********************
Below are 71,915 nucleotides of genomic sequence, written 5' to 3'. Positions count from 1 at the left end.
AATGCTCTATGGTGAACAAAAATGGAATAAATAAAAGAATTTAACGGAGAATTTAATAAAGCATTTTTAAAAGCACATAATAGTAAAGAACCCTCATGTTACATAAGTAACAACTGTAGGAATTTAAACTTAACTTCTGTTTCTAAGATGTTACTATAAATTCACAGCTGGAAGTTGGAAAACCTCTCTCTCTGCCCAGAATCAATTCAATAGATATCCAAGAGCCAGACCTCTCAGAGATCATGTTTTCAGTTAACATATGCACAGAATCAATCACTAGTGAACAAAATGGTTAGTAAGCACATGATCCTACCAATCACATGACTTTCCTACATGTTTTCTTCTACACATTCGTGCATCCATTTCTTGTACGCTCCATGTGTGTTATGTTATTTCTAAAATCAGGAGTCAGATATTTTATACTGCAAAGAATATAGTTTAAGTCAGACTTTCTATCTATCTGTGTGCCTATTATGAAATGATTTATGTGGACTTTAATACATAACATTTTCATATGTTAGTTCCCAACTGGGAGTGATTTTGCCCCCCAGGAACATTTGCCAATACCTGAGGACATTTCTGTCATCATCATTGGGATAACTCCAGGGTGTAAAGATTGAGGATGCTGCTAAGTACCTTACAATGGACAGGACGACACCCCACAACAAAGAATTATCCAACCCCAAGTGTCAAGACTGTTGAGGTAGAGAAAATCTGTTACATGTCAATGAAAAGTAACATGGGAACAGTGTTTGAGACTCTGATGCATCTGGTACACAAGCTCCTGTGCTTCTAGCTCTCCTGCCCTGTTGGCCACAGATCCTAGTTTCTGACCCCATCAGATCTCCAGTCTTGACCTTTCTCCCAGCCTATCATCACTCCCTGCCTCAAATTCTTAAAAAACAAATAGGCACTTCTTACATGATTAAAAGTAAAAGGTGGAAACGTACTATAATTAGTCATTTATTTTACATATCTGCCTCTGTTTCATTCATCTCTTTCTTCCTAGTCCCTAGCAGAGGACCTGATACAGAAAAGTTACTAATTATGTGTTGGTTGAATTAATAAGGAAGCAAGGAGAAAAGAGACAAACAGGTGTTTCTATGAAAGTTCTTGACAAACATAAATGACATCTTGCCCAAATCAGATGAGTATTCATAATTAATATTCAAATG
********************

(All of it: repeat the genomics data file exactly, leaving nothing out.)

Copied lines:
Below are 71,915 nucleotides of genomic sequence, written 5' to 3'. Positions count from 1 at the left end.
AATGCTCTATGGTGAACAAAAATGGAATAAATAAAAGAATTTAACGGAGAATTTAATAAAGCATTTTTAAAAGCACATAATAGTAAAGAACCCTCATGTTACATAAGTAACAACTGTAGGAATTTAAACTTAACTTCTGTTTCTAAGATGTTACTATAAATTCACAGCTGGAAGTTGGAAAACCTCTCTCTCTGCCCAGAATCAATTCAATAGATATCCAAGAGCCAGACCTCTCAGAGATCATGTTTTCAGTTAACATATGCACAGAATCAATCACTAGTGAACAAAATGGTTAGTAAGCACATGATCCTACCAATCACATGACTTTCCTACATGTTTTCTTCTACACATTCGTGCATCCATTTCTTGTACGCTCCATGTGTGTTATGTTATTTCTAAAATCAGGAGTCAGATATTTTATACTGCAAAGAATATAGTTTAAGTCAGACTTTCTATCTATCTGTGTGCCTATTATGAAATGATTTATGTGGACTTTAATACATAACATTTTCATATGTTAGTTCCCAACTGGGAGTGATTTTGCCCCCCAGGAACATTTGCCAATACCTGAGGACATTTCTGTCATCATCATTGGGATAACTCCAGGGTGTAAAGATTGAGGATGCTGCTAAGTACCTTACAATGGACAGGACGACACCCCACAACAAAGAATTATCCAACCCCAAGTGTCAAGACTGTTGAGGTAGAGAAAATCTGTTACATGTCAATGAAAAGTAACATGGGAACAGTGTTTGAGACTCTGATGCATCTGGTACACAAGCTCCTGTGCTTCTAGCTCTCCTGCCCTGTTGGCCACAGATCCTAGTTTCTGACCCCATCAGATCTCCAGTCTTGACCTTTCTCCCAGCCTATCATCACTCCCTGCCTCAAATTCTTAAAAAACAAATAGGCACTTCTTACATGATTAAAAGTAAAAGGTGGAAACGTACTATAATTAGTCATTTATTTTACATATCTGCCTCTGTTTCATTCATCTCTTTCTTCCTAGTCCCTAGCAGAGGACCTGATACAGAAAAGTTACTAATTATGTGTTGGTTGAATTAATAAGGAAGCAAGGAGAAAAGAGACAAACAGGTGTTTCTATGAAAGTTCTTGACAAACATAAATGACATCTTGCCCAAATCAGATGAGTATTCATAATTAATATTCAAATG